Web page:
Regenerative Medicine Or Last Year’s Science Fiction Becomes The Future’s Science

It’s Monday again and I found a slew of interesting comments just waiting for me when I came to the blog.  The material, as I just wrote, was interesting but I can’t comment on them in the blog because each and every one of them contained advertisements.  I am uncomfortable endorsing any product I haven’t either tried myself or researched. I’m wondering if any of the people who sent these informative comments that contained advertisements would be interested in offering the information without the advertisements. I, on my part, would be more than willing to consider running guest blogs after I have the time to review the information.

July 4th, Independence Day, is Wednesday. The picture below, one I took at Niagara Falls, somehow epitomizes independence to me – something about how freely and differently each drop of water makes the fall.  There’s another kind of independence down the pike for us – independence from the dialysis that is the only alternative now for ESRD sufferers.

Okay, now get ready to be amazed and learn a new word: “Podocytes are found only in the kidney and are an integral structural component of its blood-filtering system. They stand shoulder-to-shoulder in a part of the organ called the glomerulus {as CKD patients, that word should be more than familiar} and wrap their long ‘feet’ {pod is Greek for foot, just as ped is Latin for root} around the semi-permeable capillaries through which blood flows. Narrow slits between the feet allow small molecules, such as water and salts, to pass while blocking large proteins {sound familiar?}…’The implication is that podocytes may utilize recognized pathways of regeneration to renew themselves throughout life,’ said Artandi (associate professor of medicine Steven Artandi, MD, PhD. and senior author of the study). People suffering from chronic kidney disease {that’s us} may simply have worn out or outpaced their podocytes’ capacity for renewal, he believes.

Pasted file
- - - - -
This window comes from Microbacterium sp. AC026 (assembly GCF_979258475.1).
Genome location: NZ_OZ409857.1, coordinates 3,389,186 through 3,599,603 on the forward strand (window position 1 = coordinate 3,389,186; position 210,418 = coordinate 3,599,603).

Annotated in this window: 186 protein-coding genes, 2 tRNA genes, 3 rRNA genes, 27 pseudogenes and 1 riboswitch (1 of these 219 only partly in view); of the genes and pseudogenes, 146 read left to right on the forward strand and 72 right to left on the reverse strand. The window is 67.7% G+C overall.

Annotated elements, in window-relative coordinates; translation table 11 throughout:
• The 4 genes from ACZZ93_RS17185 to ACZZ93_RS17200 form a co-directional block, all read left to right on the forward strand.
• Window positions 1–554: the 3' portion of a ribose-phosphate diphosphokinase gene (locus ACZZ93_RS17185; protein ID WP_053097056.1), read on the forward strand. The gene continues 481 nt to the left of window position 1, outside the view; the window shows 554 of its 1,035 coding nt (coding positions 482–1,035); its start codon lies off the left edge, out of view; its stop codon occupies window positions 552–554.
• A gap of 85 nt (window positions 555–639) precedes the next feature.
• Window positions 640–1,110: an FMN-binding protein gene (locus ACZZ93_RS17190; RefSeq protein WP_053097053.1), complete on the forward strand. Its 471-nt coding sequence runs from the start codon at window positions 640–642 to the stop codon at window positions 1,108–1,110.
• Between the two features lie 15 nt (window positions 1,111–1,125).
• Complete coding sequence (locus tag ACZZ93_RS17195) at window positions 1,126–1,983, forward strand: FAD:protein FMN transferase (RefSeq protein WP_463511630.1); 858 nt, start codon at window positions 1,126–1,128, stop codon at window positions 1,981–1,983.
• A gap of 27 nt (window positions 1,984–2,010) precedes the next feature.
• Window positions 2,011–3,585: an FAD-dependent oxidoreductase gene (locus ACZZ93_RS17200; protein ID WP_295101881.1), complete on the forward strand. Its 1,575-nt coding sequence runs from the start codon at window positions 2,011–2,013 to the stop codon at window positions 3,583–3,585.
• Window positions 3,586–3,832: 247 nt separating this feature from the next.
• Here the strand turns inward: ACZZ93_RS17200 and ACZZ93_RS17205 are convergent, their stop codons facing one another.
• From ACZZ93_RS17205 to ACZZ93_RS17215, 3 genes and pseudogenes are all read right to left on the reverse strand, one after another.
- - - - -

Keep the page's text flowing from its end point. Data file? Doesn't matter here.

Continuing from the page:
Now that the researchers know podocytes have the ability {to}regenerate in response to common cellular signals, their next step is to learn whether this regeneration occurs in healthy animals and people. ‘If we can harness this regeneration,’ Artandi said, ‘we may one day be able to treat people with chronic kidney disease.'”

According to the article, there is a possibility in the future of coaxing our own bodies to produce more of these podocytes to replace those that have died. This is another new way of treating chronic kidney disease.  Add this to cloning, artificial kidneys, external mechanical kidneys and the future holds just so many more options than three different types of dialysis.  I, for one, am so encouraged I can feel my heart leaping in my chest (well, maybe not, but I am super encouraged.)

The entire article can be found at:

In the same vein {Get it? Medical term? Vein?}, are you aware that kidneys can be 3D printed?  I had to read that sentence twice myself.  Then I started wondering WHY even bother making a 3D print of a kidney.  Read on Wake Forest University’s Anthony Atala explains :

“For example, the talk {above the transcript at the address below} highlights our still-experimental work to engineer a human kidney. Being able to replace solid organs such as the heart, liver, kidney {note that – kidney} and pancreas is considered the ‘holy grail’ of tissue engineering. That’s why we’re pursuing multiple strategies in this area: cell therapies, tissue ‘inserts’ to augment an organ’s function, and ‘printing’ replacement organs.

At TED {TED stands for Technology, Entertainment Design}, we demonstrated 3-D printing technology, already used in a variety of industries — from auto parts to concrete structures. Our goal, or course, is to apply the technology to organs. The project is based on earlier research in which we engineered miniature kidneys {hurray!} using biomaterials and cells. In animals, these structures were shown to be functional, in that they were able to filter blood and produce dilute urine.

This printer, while still experimental, is being explored for organs such as the kidney {ahem} and structured tissue such as the ear. The ultimate goal is to use patient data, such as from a CT scan, to create a computer model of the organ we want to print. This model would be used to guide the printer as it layer-by-layer prints a replacement organ made up of cells and the biomaterials to hold the cells together. ”

The entire article is at:

The FDA is on board, too, with their Innovation Pathway program which was launched in 2010 to reduce the time and cost of bringing safe and effective breakthrough technologies to patients.These three aimed at kidney patients were approved earlier this year:

  •  An implantable Renal Assist Device being developed by the University of California, San Francisco.
  • A Wearable Artificial Kidney in development by Blood Purification Technologies Inc. of Beverly Hills, Calif. {discussed in a blog last month}
  • A Hemoaccess Valve System that has been designed by Greenville, S.C.-based CreatiVasc Medical.
You can read more at:
The future for chronic kidney disease patients is almost here and it is encouraging.  For now, there’s always my book.
Until next week,
Keep living your life!